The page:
bearsmom

Re: Makeup artist

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I I should have said... Make sure you have a foundation with an olive undertone.  That can be a little hard to match if you are only blending shades with yellow or pink undertones.

emmaclaire

Re: Makeup artist

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I'm sure there are makeup artists who come to the boards and could tell you what they did, but why not ask your school?  If you're becoming a makeup artist you're probably in cosmetology school, so your teachers and mentors should be able to give you some good guidance.

 

If you're looking to become a self-taught artist, keep in mind that can be a VERY difficult path to follow.  Not that self-taught artists aren't incredibly talented, it's just that you really have to prove your skills and worth every single time you get a client because you can't show a degree/certificate in the field (which generally gives potential clients a lot more confidence in your work).  I would consider taking some classes at a cosmetology school if you can or at least asking if they might be able to give you a few tips for starting up - like what products you should buy!

 

I know a lot of stores offer discounts for professionals, so hopefully you can take advantage of that when building your kit.

bearsmom

Re: Makeup artist

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In my experience...  

      I did not do cosmetology.  I wanted to so badly, but there was a long waiting list for the one in my area and by the time it was my turn, I had been pregnant and had my son and decided to stay home.  I feel like it has been a disadvantage to me because I cannot work at a Solon or spa, but very few people have asked for certification.  The best things to do are have visuals and get your name out there.  Take pictures of yourself, friends and family and keep them in a binder to show your work.  Make sure they are professional quality.  Look online for free websites and build your own website and make some business cards to hand out and leave them with all photographers, wedding planners, spray-tanners, and spa/salon counters that will let you.  Also, check regulation in case there are things  you plan on doing that your state requires a license for.  Right off hand I know I can't use a razor for anything....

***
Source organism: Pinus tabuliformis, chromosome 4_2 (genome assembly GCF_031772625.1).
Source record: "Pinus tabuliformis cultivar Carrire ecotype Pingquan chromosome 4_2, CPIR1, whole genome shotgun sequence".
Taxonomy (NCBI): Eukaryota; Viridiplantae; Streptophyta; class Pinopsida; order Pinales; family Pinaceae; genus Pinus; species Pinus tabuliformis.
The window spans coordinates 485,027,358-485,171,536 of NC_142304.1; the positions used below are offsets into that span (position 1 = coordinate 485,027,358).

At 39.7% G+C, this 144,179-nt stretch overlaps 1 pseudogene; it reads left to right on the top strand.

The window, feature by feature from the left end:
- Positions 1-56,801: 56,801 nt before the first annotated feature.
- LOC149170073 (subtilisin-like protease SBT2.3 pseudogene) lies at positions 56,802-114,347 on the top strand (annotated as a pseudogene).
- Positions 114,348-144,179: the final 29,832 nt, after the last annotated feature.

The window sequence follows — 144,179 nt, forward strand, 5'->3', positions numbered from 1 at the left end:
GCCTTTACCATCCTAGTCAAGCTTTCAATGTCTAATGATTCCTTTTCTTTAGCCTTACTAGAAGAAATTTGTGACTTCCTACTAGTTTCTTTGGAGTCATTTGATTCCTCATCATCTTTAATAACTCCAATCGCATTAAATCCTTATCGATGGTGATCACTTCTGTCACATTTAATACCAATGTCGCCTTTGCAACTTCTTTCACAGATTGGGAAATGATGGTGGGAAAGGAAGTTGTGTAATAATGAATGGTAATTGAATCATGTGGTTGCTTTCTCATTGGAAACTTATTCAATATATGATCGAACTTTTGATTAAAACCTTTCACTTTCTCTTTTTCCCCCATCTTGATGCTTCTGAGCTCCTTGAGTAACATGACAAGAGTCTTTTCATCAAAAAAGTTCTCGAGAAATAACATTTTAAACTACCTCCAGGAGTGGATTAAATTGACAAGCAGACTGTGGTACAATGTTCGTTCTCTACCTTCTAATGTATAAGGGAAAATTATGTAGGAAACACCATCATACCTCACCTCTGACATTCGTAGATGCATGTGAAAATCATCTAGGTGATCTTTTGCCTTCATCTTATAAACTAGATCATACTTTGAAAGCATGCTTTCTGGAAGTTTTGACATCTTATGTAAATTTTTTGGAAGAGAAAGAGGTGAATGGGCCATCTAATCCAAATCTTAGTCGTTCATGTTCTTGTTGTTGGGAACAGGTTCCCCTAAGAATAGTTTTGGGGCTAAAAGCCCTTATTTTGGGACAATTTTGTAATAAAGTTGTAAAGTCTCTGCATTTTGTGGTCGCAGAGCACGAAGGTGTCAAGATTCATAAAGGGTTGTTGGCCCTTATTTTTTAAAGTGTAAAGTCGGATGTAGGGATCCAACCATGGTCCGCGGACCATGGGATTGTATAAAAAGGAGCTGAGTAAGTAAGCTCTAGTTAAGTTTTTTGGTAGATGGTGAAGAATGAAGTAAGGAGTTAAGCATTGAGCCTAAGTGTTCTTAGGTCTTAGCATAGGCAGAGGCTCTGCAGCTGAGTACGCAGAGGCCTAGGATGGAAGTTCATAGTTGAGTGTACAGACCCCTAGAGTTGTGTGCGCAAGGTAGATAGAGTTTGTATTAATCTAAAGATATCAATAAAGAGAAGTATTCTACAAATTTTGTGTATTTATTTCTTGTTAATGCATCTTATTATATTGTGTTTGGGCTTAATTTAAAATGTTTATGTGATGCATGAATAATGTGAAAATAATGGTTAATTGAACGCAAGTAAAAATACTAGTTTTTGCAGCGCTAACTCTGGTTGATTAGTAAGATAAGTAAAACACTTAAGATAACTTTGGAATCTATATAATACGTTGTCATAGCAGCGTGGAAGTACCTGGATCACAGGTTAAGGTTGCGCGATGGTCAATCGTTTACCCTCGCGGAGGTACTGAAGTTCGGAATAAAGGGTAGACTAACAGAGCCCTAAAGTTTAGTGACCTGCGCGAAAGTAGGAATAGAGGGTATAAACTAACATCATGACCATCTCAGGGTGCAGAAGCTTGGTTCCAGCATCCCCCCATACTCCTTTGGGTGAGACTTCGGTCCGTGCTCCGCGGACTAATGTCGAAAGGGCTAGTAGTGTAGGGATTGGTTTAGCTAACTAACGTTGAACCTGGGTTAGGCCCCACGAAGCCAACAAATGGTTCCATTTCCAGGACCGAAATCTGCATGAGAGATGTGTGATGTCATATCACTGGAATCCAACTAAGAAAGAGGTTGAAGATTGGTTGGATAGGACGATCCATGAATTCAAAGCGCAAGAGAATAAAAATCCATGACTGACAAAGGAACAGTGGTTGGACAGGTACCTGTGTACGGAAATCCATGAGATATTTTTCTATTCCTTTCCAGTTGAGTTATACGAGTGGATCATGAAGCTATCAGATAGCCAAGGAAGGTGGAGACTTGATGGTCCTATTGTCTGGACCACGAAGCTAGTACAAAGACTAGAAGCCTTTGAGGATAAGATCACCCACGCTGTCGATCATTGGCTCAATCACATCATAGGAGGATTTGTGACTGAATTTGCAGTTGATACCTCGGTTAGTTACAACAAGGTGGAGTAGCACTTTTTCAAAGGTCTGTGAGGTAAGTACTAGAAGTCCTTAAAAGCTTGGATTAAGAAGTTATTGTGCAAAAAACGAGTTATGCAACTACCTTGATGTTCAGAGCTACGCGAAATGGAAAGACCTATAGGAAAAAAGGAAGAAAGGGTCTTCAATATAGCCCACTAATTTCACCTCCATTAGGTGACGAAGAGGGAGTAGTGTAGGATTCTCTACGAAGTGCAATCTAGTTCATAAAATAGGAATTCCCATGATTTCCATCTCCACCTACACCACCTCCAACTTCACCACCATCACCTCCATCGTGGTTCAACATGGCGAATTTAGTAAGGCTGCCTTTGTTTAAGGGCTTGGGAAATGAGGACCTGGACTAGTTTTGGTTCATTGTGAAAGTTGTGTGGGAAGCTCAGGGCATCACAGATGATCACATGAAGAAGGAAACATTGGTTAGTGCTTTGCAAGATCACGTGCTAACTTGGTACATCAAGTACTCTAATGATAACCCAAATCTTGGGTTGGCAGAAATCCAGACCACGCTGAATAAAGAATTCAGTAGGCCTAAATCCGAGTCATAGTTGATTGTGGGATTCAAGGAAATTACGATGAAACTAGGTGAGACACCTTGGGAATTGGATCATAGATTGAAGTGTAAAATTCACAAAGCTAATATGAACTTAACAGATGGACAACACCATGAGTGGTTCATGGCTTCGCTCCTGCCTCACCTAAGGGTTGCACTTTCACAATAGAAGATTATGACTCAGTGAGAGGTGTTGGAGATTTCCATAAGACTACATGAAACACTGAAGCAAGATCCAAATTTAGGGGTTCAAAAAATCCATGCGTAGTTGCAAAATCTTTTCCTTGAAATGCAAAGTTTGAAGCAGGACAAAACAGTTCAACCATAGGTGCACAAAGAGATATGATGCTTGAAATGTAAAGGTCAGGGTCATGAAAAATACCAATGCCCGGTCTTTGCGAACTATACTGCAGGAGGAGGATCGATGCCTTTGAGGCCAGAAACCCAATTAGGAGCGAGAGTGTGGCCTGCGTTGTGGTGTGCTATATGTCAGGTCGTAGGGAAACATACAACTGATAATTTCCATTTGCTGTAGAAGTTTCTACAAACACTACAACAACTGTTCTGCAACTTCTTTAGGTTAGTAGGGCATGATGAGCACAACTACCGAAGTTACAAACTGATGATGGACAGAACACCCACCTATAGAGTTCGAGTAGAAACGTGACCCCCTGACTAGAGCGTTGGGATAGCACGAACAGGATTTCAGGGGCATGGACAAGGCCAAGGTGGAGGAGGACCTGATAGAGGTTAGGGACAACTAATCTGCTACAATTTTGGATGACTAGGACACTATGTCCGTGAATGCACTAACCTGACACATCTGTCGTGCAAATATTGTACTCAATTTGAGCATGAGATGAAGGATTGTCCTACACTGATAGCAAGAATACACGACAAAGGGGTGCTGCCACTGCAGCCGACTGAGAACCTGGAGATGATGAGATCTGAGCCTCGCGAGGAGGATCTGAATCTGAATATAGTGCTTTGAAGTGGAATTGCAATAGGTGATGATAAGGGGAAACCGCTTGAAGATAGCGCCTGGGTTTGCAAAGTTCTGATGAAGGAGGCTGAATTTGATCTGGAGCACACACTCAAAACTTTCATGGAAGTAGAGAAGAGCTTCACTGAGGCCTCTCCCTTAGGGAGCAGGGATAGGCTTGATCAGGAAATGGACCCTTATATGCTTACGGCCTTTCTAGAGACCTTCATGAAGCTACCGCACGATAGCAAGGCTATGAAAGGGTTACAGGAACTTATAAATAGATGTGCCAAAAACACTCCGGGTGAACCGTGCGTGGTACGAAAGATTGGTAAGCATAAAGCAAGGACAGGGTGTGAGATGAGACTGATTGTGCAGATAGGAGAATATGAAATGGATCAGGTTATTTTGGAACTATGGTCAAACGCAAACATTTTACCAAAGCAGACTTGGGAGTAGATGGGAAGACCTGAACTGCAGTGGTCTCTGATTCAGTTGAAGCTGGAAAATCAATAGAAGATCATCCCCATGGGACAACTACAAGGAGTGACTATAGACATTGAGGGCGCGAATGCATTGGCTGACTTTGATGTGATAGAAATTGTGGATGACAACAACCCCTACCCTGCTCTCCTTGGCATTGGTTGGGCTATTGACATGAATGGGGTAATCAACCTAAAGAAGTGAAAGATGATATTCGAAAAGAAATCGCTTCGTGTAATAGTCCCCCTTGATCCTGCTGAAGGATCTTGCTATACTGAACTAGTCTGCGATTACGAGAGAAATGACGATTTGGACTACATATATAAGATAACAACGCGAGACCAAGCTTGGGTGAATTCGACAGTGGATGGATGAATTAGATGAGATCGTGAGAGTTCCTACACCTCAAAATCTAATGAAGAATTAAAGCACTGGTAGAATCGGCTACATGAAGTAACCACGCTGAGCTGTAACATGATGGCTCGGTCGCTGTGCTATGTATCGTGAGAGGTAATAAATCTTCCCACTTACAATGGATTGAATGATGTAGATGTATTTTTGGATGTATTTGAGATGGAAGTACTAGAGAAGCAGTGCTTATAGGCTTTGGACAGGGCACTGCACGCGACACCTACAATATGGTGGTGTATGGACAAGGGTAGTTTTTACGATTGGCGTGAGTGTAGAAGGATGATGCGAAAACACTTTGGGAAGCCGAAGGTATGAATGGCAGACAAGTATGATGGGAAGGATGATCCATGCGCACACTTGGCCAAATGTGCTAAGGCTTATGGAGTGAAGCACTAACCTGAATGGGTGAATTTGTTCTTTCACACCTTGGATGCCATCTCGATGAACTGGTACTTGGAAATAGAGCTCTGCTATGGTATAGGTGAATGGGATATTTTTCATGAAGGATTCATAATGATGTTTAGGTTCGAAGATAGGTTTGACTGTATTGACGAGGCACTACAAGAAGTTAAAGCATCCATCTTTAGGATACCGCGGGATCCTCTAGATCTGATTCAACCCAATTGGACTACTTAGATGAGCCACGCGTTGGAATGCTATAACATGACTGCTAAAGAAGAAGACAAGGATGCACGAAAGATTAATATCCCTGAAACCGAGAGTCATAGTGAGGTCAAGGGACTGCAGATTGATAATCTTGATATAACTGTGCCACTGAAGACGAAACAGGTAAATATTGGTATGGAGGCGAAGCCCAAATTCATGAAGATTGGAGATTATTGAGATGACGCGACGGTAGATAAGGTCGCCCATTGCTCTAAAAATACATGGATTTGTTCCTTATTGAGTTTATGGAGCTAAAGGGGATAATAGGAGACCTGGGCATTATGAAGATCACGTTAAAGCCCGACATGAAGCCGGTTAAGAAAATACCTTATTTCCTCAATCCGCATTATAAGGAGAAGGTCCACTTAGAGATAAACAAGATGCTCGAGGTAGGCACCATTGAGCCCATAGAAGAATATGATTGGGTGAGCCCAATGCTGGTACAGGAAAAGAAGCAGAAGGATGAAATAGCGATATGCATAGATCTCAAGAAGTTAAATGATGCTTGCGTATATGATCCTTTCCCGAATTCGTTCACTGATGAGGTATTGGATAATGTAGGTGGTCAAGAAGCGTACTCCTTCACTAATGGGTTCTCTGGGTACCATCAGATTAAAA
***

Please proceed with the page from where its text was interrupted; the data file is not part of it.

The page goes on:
emmaclaire

Re: Makeup artist

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Well said, and wonderful advice.  Having a professional portfolio is important with all visual arts, makeup included!  And congratulations on being able to make a name for yourself in your chosen industry all on your own.  The fact that you felt it was more difficult was the point I was clumsily trying to make - that having the official schooling might help you get your foot in the door and allow greater access to some areas, but I agree that it's not a requirement or a guarantee that you'll find work.  

 

OP, listen to @bearsmom's advice carefully, I think it's spot on and will be VERY useful for someone trying to get into the industry!

bearsmom

Re: Makeup artist

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Thank you!!  :smileyhappy:

 

i want to add... As you do makeup for clients, ask if they chill sign a waiver to use their face for advertising.  If they agree, you can replace the pictures of friends and family and yourself with clients over time.  

Meg82

Re: Makeup artist

I don't actually have any help I just wanted to say how exciting it is that you are becoming a makeup artist!  What a fun and fulfilling life choice.  Yay you!

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    • emmaclaire
    • janinebt
    • bearsmom
    • ellevee09
    • serioustree
    • Meg82
    • Nadinezzeldine